Sure, but they are the crucial class, and we have no other weapons in our hands anyway. Never believe in the myth of the Russian revolution that millions will rise up. They will not. The villagers in the far-flung rural areas may not even have a bank card, they do not care about these sanctions, and maybe they do not even know about them. They know what they see on the television: Putin is amazing because he causes trouble for the Americans. It is not shown how much trouble he causes for his own people. Nonetheless, it is also true that sanctions alone cannot overthrow a regime; they need to be complemented by a few more measures. For example, they have to be extended to gas and oil since big money comes from them. In the last month, the West has given Ukraine $16 billion in aid and paid $350 billion to the Russians for raw materials as a correct businessperson. Therefore, Russia can afford the war. These channels must be cut now, all orders should be canceled, and we should find alternative sources to buy gas and oil. Australia or Nigeria can be alternatives; we definitely have other options than Russia. And there is something else that has not been mentioned at all, although there are historical precedents… Firstly, we intensify and speed up the economic sanctions, which means restricting economic opportunities. This will not destroy the regime, but it can cause severe problems such as slowing down economic and technological development. Secondly, we stop financing Russia. This is not entirely possible either since China and some other countries are still keen to trade with Russia. That is why we need a third pillar: After we limited Russia’s options to get money and slowed down their economic-technological development, not just the US but the whole West should start a dynamic arms race with which the weakened Russian economy cannot catch up. This will be the last straw. They must participate in the arms race since they will be afraid of being defeated, just like in the Reagan era. Putin will fall this way unless he gets a shot in his head before. Or if the Ukrainian troops march sooner into Moscow.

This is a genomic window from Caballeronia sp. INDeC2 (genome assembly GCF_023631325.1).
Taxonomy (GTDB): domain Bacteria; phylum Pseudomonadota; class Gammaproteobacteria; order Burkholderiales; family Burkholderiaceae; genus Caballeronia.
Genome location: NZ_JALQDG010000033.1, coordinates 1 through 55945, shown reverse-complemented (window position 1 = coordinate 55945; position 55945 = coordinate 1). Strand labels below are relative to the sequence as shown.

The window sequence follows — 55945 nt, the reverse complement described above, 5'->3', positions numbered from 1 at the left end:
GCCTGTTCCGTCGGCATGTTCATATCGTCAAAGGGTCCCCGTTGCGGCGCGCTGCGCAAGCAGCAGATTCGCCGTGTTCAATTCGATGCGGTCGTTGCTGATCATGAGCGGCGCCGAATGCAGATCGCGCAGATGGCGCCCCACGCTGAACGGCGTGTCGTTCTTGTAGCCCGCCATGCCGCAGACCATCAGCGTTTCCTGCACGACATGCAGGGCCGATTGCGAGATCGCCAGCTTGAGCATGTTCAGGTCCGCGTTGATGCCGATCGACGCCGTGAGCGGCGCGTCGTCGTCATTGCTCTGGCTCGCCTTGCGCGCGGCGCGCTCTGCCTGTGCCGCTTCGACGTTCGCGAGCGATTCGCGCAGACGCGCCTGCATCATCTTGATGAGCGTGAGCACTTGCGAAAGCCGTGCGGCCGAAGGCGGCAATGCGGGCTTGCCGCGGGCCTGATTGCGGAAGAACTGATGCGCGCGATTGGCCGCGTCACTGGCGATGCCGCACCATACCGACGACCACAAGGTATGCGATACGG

It is a pretty long shot.

I do not say that it is likely, of course. As an optimum solution, let us believe that the Ukrainian army will be able to defend Ukraine and push the Russian troops out. It would already astonish the world. We should notice the new tendencies. During the first days of the invasion, after the 25th of February, NATO officials kept saying that their troops would not enter Ukraine. We know this, and we accepted this decision. Nonetheless, they also said that there would be no arms deliveries to Ukraine because that would increase the number of victims. In other words, the West was sure that Russia would win. At that time, a German minister told the Ukrainian ambassador that he should not lobby for the sanctions because Ukraine would be defeated anyway in a few hours. But what has happened in the last month? First, the West said that we were not delivering any weapons, then that we provide only defensive weapons. But now, we have reached the point that the West recalled the UN resolution saying that a country under attack can be supported with all kinds of arms. That is already a fantastic achievement by the Ukrainians. They not only defended themselves heroically, but they changed the attitude of the whole world.

Author: Gáspár Keresztes | Hype&Hyper | Warsaw
Graphics: Roland Molnár | Hype&Hyper